Director: Jingle Ma
Stars: Jordan Chan, Ekin Cheng, Kelly Chen, Terence Yin
A group of CIA scientists -- C.S. (Chan), Tango (Cheng) and Blue (Chen) -- are working on a secret project called "VR Fighter" which uses a combination of hypnosis and virtual reality to turn ordinary men into super fighters. A rogue terrorist known as Alien (Yin) wants the hypnosis technology to use for inciting riots to drive up commodity prices, and so he kidnaps Blue. C.S. and Tango decide to use VR Fighter to rescue Blue, but during the mission they learn of the project's consequences -- it turns some of the subjects into raving homicidal maniacs. The two friends are set against each other, all while Alien is bringing his plan to fruition.
Hot War has some good things going for it, such as a good story, a large (by HK standards) budget, and a good star in Jordan Chan. But ultimately it falls into the realm of mediocrity. The film's main problem is the script. It isn't horrible, just poorly developed. Characters come and go at the drop of a hat. Alien has a silent Japanese bodyguard that could have brought some life into the film, but she's cut from the movie almost just as quickly as she came in. There's some references made to the fact that the three scientists grew up together, but except for a lame flashback sequence, it's not built on -- which hampers the development of the relationships between the characters during the course of the film.
The whole VR Fighter plot device really isn't used to its' full potential. Except for a cool training sequence, it really doesn't figure into the film all that much. Supposedly C.S. and Tango are supposed to be super fighters...then how come they both have to take on Alien in a fist-fight? I was expecting Matrix-style antics, but no such luck. There's not even a hint of wire-fu, which I think would have fit into the film perfectly. In fact, the action is pretty poor all around. There are numerous nods to John Woo (including Ekin wearing a Mark Gor-style trenchcoat and jumping off a building using a cable ala Hard-Boiled), but Hot War fails to capture the intensity, originality or just sheer firepower of a Woo movie (or many other HK films, for that matter).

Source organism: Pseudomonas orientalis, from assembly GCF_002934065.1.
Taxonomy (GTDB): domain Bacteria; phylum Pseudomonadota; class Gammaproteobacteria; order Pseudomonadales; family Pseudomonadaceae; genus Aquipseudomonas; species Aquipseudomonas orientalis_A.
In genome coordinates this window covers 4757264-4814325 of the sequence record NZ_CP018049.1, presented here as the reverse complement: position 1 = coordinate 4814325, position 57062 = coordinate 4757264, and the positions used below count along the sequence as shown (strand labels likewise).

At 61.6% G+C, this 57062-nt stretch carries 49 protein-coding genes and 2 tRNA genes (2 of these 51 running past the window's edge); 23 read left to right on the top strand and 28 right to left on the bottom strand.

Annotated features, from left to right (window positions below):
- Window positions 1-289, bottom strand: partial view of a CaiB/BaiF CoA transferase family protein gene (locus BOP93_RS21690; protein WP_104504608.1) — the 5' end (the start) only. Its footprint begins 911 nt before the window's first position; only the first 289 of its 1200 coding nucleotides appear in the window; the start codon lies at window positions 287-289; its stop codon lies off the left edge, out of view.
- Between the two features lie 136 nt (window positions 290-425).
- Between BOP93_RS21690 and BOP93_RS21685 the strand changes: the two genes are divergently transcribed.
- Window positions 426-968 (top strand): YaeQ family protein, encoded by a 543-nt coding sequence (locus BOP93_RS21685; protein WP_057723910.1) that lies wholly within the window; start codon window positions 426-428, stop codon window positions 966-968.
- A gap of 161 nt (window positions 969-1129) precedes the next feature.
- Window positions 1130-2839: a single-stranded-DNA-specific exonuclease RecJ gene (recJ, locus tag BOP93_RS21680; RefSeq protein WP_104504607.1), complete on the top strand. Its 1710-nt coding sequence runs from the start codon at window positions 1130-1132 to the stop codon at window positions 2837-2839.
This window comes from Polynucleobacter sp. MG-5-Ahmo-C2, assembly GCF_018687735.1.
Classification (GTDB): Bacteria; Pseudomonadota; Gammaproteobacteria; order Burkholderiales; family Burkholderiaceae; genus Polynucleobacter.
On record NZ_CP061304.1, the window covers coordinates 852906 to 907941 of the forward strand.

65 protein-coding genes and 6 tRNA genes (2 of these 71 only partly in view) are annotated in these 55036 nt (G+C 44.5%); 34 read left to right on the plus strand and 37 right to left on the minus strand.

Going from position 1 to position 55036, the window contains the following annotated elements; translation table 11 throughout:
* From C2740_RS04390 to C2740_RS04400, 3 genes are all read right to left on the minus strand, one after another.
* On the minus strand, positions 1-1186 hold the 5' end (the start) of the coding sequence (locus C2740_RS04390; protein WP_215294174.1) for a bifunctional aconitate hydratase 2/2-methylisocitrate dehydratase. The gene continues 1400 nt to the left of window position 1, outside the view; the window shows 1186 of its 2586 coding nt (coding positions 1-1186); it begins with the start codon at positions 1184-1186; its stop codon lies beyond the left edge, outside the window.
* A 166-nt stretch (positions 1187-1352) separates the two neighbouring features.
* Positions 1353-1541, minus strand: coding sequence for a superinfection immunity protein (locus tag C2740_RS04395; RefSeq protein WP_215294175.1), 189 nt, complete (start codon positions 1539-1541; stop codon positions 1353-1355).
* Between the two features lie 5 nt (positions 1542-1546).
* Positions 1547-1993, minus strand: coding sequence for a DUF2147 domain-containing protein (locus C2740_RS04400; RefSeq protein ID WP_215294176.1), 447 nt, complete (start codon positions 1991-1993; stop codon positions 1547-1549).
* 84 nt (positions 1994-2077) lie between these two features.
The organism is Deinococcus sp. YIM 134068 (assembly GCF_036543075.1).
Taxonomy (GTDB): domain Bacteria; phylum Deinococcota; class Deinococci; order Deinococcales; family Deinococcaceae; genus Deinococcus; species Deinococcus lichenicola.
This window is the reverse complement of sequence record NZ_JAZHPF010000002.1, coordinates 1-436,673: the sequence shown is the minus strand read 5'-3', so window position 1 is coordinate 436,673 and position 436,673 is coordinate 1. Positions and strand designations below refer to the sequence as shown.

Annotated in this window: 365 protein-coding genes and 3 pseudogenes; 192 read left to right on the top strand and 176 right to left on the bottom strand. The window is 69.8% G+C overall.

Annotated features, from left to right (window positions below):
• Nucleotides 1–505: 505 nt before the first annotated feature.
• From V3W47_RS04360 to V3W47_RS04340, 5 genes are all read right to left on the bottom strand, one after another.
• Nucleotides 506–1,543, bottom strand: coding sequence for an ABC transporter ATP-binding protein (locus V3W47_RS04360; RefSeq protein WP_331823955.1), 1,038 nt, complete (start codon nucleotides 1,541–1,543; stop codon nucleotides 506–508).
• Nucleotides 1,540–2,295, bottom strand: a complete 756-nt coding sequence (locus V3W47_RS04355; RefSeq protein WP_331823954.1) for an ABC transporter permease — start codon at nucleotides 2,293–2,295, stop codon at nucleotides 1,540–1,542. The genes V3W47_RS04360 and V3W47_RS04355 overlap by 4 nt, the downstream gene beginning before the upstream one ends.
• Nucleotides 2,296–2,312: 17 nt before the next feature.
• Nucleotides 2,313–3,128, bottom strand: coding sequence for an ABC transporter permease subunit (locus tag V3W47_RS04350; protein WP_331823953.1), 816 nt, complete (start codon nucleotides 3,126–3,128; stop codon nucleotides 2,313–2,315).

My next point may be more of a pet peeve than anything else. A lot of the film is in English, which leads to the annoying bit of having English subs on when the characters are speaking English. If the film-makers were going for an international audience, why didn't they just dub the whole movie into English -- or at least make sure that the home version didn't have subs on all the time? I admit that this may be more a personal annoyance than anything else, but the majority of English in the movie brings up another (some would say more valid) point: the gweilo actors, for lack of a better word, suck. These guys come from the same crappy mold that brought you the silly multi-cultural "street gang" in Rumble in the Bronx (which could come as no surprise, since Jackie Chan produced the movie). Even the Asian actors are pretty bad. Terence Yin is horrible as Alien. I have of word of advice for future film-makers: giving your villain a bad dye job and having him smirk does not make him scary or cool. Combined with Ekin Cheng and Kelly Chen's "acting," at times Hot War was just painful to watch. Thank God for Jordan Chan and his mumble-mouthed mannerisms -- they're Hot War's one saving grace acting-wise.
Hot War's other major problem is a lack of heart. The film just feels hollow. Many people have described it as "too Hollywood," and I agree somewhat. There's nothing wrong with a Hollywood action movie in of itself. Many great action films, such as Die Hard, Lethal Weapon and The Terminator have come out of Hollywood and provide just as much entertainment as many other, more "serious" films. However, many Hollywood films suffer from the cookie-cutter syndrome -- basically they're just making a movie to make money. That's the feeling I got with Hot War. It looks great, but there's nothing behind it.
A review of the DVD for this movie can be found here
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